A Primer on LGBT History Month
In 1994, a 29-year-old teacher named Rodney Wilson came out to his students in St. Louis County, Missouri. After teaching his class about the Holocaust, he revealed that he too could have been killed by the Nazis, but not for his religion, for his sexuality. From there, the idea of LGBT History Month was born.
Wilson wanted to be able to inform students about the gay rights movement, how it related to civil rights movements in general, and about famous historical figures who excelled at everything from politics to medicine to athletics, and who just happened to be gay. Originally named Gay & Lesbian History Month, "Bisexual" was soon added to the title and eventually included transgender people as well with the inclusive "LGBT History Month" name. The National Education Association supported LGBT History Month at its general assembly in 1995.
Despite early progress, no state was ever mandated to teach children about LGBT history in its curriculum until California passed a bill last year that insisted LGBT events and accomplishments be taught in the classroom. Also last year, two school systems recognized LGBT History Month for the first time: Broward County Schools in south Florida, and the Los Angeles Unified School District in California.
Throughout its history, LGBT History Month has been endorsed by Gay, Lesbian and Straight Education Network (GLSEN), GLAAD, the Human Rights Campaign, the National Gay and Lesbian Task Force, and various other organizations. In 2006, Equality Forum assumed responsibility for all promotional and content support LGBT History Month needs to be successful across America.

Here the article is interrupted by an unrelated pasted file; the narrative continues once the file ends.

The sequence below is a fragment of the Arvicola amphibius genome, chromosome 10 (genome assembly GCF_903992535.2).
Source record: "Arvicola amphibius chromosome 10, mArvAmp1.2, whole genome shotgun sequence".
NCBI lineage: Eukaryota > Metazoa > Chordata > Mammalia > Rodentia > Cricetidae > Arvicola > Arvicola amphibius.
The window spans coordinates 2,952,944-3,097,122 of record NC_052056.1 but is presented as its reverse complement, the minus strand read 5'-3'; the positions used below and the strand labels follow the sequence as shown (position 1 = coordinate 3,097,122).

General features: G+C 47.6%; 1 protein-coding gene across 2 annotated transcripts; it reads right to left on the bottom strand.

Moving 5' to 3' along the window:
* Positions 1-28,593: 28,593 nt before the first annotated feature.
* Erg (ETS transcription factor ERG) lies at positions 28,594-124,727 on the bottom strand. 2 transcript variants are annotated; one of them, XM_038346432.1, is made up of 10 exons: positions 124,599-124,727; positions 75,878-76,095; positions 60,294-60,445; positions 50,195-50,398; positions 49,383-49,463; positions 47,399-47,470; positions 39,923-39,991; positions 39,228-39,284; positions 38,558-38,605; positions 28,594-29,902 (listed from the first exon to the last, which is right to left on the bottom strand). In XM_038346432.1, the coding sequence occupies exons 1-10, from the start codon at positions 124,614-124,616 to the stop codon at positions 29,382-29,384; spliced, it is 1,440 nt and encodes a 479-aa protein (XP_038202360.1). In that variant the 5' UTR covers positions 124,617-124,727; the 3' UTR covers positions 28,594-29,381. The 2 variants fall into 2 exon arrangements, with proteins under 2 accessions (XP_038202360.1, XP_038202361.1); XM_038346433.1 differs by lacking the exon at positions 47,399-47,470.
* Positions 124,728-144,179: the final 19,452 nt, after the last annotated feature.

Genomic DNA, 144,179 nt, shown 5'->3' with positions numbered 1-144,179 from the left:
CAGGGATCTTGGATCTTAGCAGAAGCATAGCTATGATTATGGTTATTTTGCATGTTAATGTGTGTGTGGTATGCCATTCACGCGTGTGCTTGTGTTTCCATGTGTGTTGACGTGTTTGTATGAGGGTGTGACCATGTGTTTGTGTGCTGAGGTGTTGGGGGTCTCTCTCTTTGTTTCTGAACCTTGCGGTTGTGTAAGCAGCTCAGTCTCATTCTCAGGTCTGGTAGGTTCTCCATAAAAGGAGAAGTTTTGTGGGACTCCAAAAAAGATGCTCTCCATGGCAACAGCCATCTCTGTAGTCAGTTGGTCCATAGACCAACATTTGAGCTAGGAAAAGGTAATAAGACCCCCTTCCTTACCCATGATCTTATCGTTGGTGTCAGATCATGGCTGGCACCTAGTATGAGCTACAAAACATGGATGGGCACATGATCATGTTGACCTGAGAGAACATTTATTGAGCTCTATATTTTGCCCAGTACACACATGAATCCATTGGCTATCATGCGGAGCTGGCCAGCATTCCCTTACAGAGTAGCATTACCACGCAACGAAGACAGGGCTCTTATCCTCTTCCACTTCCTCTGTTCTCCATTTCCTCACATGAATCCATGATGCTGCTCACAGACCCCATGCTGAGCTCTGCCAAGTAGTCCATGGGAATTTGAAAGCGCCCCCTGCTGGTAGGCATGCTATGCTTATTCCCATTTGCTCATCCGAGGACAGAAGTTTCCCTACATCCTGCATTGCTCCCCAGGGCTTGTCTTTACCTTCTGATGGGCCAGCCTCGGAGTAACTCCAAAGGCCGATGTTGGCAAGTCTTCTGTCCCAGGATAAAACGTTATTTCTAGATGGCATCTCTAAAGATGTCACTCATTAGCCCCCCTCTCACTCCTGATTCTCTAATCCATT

Ever since 2006, Equality Forum, via their website lgbthistorymonth.com has selected a yearly list of icons that teachers can share with their students, or LGBT media can share with their readers, so people can become more educated about today’s visible LGBT faces or the people who brought us to where we are today that we may not remember anymore.
Here’s a portion of the list of LGBT historymakers selected for 2013. Over the next few weeks, Hotspots will profile a total of ten people who may or may not be from the list below, with the hope that we can educate you on their background and life achievements.
Edward Albee - American playwright, known for such works as "Who’s Afraid of Virginia Woolf?"
Reinaldo Arenas - Cuban writer who escaped the rule of Fidel Castro and became one of the loudest voices against the regime.